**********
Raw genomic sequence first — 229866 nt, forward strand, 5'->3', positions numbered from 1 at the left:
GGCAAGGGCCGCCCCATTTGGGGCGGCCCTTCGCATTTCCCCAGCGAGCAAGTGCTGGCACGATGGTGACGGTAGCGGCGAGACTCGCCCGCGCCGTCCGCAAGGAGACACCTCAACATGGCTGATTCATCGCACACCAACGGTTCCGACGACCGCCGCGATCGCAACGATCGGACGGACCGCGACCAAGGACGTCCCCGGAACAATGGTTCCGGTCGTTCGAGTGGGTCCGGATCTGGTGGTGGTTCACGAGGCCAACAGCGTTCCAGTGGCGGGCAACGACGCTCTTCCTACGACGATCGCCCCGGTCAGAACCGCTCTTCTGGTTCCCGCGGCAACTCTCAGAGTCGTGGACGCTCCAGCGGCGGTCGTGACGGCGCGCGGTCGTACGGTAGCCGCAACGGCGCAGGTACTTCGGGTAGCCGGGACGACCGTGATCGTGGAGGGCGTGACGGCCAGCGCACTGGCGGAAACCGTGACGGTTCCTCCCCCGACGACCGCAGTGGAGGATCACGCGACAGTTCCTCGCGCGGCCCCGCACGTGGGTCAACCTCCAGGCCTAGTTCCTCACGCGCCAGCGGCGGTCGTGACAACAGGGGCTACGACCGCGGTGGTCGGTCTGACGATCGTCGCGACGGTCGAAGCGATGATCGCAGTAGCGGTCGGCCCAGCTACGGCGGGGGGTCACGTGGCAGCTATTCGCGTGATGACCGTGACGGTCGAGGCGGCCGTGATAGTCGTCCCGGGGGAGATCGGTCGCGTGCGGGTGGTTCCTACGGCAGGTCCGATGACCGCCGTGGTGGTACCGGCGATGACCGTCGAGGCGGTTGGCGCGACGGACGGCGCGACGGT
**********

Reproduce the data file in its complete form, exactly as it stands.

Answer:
Raw genomic sequence first — 229866 nt, forward strand, 5'->3', positions numbered from 1 at the left:
GGCAAGGGCCGCCCCATTTGGGGCGGCCCTTCGCATTTCCCCAGCGAGCAAGTGCTGGCACGATGGTGACGGTAGCGGCGAGACTCGCCCGCGCCGTCCGCAAGGAGACACCTCAACATGGCTGATTCATCGCACACCAACGGTTCCGACGACCGCCGCGATCGCAACGATCGGACGGACCGCGACCAAGGACGTCCCCGGAACAATGGTTCCGGTCGTTCGAGTGGGTCCGGATCTGGTGGTGGTTCACGAGGCCAACAGCGTTCCAGTGGCGGGCAACGACGCTCTTCCTACGACGATCGCCCCGGTCAGAACCGCTCTTCTGGTTCCCGCGGCAACTCTCAGAGTCGTGGACGCTCCAGCGGCGGTCGTGACGGCGCGCGGTCGTACGGTAGCCGCAACGGCGCAGGTACTTCGGGTAGCCGGGACGACCGTGATCGTGGAGGGCGTGACGGCCAGCGCACTGGCGGAAACCGTGACGGTTCCTCCCCCGACGACCGCAGTGGAGGATCACGCGACAGTTCCTCGCGCGGCCCCGCACGTGGGTCAACCTCCAGGCCTAGTTCCTCACGCGCCAGCGGCGGTCGTGACAACAGGGGCTACGACCGCGGTGGTCGGTCTGACGATCGTCGCGACGGTCGAAGCGATGATCGCAGTAGCGGTCGGCCCAGCTACGGCGGGGGGTCACGTGGCAGCTATTCGCGTGATGACCGTGACGGTCGAGGCGGCCGTGATAGTCGTCCCGGGGGAGATCGGTCGCGTGCGGGTGGTTCCTACGGCAGGTCCGATGACCGCCGTGGTGGTACCGGCGATGACCGTCGAGGCGGTTGGCGCGACGGACGGCGCGACGGT